Ban Water Bottles to Reduce Pollution? Come On!


A friend at another university tells me that his school is banning the sale of bottled water on campus, as the university administration is bothered by the pollution produced by plastic water bottles.

Presumably, they figure that bottled-water consumers will switch to tap water, as tap water is bottled water’s closest substitute. I wonder — aren’t bottled soft drinks a closer substitute? Don’t people want the convenience of a container at their desk rather than an occasional drink at the water cooler (or a cup to be filled at the water cooler)?

This ban may well simply lead to substitution from bottled water to bottled soft drinks, with no reduction in pollution. Worse still, people will be substituting caloric soft drinks for zero-calorie water, so that the ban will help increase obesity among students and staff.

University bureaucrats clearly don’t think about substitution by consumers, or about unintended consequences of quantity restrictions. Even by well-known standards of bureaucratic shortsightedness, this one is a real achievement.

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  1. marie nancionnette.. says:

    drink/eat a cucumber, 90% water and the container is edible too.

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  2. frankenduf says:

    perhaps it’s simply to raise awareness that the environmental consequences of bottling/tossing 12 oz H2O increments on a grand scale is not sustainable- and, I seriously doubt that bottled H2O drinking students will switch to coke (the liquid)- the whole point of the bottled water fad is the health symbolism- i say we bring back canteens as the vector of choice for hydration, instead of scrapping them post boy scout camp

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  3. Sam says:

    I agree, banning bottled water won’t resolve the problem created by the discarded plastic bottles.

    On the other hand, undeniably, plastic bottles are one of the greatest pollutants.

    In Mexico City, where I live, you see discarded bottles everywhere, in every street, in highways, in parks, everywhere.

    My proposal would be to impose a special tax (a steep one) on every disposable bottle sold, and apply this money specifically for collection and recycling of those bottles.

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  4. tara says:

    I don’t get it. Banning the sale of bottled water is not the same as banning the bringing of or use of bottles with water, nor banning the sale of reusable bottles. So, sure, some might switch to other bottled drinks, but I highly doubt those who currently pay to drink water will switch to caloric drinks when diet ones or teas are available. Further, I predict there are many who would finally decide to get a filter, if necessary, and reuse their bottles. Substitution and unintended consequences certainly are important, but in this circumstance I think it is actually quite unclear what will happen.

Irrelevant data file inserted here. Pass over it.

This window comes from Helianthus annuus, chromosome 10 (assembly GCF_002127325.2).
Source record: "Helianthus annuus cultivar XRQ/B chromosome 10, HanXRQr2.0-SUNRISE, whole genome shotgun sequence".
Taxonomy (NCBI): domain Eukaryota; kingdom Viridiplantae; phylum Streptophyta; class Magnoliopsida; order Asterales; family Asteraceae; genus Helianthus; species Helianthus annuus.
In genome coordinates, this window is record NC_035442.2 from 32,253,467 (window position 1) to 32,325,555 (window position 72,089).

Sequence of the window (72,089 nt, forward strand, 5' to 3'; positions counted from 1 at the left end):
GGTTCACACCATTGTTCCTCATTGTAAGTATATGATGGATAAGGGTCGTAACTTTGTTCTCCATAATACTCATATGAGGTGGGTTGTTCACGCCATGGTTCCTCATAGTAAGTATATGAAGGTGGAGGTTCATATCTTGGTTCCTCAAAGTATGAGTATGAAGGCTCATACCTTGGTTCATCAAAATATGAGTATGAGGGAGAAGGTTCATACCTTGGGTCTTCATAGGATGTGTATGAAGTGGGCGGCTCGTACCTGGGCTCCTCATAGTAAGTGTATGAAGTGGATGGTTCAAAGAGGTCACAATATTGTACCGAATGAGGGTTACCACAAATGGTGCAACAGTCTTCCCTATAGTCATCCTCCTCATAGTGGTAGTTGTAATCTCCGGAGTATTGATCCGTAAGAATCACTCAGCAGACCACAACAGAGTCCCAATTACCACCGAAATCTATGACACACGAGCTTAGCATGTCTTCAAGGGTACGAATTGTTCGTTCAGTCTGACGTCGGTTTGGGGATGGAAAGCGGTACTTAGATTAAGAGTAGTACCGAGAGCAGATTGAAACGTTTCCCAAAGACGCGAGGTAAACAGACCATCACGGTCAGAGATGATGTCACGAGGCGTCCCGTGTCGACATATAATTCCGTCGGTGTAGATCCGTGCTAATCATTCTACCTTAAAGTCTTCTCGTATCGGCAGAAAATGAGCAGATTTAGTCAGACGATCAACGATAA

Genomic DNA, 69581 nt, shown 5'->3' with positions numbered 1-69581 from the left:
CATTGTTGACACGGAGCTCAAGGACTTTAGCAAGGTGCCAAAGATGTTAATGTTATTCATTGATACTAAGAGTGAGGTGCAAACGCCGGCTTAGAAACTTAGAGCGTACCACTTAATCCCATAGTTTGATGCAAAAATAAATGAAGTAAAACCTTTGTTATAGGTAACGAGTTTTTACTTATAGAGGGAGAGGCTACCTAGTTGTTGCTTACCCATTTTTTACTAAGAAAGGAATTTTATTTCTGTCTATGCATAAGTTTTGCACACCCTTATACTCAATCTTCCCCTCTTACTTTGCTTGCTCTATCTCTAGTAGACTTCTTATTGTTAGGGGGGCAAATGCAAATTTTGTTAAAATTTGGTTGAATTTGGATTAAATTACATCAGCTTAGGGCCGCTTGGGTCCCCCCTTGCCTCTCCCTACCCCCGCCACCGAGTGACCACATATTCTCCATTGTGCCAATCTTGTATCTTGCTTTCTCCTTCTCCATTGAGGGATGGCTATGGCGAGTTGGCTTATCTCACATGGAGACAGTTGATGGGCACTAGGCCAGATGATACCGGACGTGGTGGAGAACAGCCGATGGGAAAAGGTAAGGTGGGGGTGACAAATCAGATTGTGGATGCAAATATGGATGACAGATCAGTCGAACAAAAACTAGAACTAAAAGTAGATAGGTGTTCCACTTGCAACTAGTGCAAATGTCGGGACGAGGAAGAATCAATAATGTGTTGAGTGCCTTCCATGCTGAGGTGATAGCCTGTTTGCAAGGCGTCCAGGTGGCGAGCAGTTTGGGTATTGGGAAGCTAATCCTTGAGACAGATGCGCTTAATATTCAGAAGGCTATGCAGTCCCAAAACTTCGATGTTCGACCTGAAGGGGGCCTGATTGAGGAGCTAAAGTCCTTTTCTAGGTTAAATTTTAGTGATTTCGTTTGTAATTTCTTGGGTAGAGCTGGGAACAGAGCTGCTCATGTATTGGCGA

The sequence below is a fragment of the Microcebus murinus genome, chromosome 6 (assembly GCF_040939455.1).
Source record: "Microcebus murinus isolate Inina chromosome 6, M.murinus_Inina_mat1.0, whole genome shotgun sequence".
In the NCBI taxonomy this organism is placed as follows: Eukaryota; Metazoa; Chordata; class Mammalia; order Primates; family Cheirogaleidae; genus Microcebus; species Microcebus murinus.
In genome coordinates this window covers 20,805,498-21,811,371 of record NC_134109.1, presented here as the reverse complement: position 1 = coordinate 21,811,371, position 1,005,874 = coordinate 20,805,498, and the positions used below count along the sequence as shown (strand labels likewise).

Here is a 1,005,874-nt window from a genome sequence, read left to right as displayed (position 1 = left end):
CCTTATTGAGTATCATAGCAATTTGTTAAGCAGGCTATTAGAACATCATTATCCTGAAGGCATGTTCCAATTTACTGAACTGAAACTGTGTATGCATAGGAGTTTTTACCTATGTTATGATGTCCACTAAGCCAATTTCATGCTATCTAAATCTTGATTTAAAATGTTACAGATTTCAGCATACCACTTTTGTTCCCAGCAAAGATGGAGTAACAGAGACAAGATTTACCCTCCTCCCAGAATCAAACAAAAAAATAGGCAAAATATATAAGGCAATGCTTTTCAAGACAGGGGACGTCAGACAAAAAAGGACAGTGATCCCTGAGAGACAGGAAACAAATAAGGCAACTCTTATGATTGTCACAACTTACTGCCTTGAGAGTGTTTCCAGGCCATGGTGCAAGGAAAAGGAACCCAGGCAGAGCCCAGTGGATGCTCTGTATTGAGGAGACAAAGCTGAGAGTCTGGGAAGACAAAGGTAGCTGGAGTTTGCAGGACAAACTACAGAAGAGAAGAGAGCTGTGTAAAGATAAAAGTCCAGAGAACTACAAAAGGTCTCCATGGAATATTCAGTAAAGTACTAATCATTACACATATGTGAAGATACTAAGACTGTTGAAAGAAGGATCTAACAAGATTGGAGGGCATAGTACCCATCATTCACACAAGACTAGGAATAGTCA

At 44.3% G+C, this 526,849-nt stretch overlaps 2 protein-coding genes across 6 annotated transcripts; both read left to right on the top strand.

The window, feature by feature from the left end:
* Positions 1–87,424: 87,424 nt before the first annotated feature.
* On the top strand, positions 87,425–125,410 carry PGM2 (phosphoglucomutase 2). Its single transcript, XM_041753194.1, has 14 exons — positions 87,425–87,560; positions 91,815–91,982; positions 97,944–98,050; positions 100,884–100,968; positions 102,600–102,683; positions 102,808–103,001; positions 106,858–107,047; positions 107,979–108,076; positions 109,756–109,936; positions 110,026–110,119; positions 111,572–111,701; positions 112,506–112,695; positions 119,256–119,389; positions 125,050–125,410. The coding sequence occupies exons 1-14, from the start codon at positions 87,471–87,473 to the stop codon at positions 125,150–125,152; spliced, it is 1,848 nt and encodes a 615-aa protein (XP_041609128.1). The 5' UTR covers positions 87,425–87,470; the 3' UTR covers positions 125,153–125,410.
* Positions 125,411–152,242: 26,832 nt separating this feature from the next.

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  5. nonskanse says:

    People switch from calorific soft drinks to calorie free all the time and don’t lose any weight. Who’s to say they’ll gain from switching from calorie free to calorific?

    I wonder if the recycling rate for soda bottles is different than for water bottles. Both are recyclable…

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  6. Jen says:

    They won’t switch to soda, they’ll use Nalgene bottles! They’re already pretty popular.

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  7. thecools, UK says:

    seems like only half the story, are they just banning the bottles or are they replacing the stands and fridges where they were kept with water dispensers?

    a lot of people buy water cos they want “water” and not soft drinks, making it cheaper in money and opportunity, less money (free rather than buying a bottles and less time spent looking for a free water fountain) will make people drink more water. better for everyone!

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  8. Alex says:

    Though I do agree soda/juice might be one substitute, I think generally people will favor reusable water bottles (Nalgene, etc) as well as using water fountains.

    Unless every bottle of water sold will be substituted with a soft drink, this policy would reduce plastic waste. Why is that so worthy of your outrage? There are probably more despicable things in the world for your ire than a bottled water ban.

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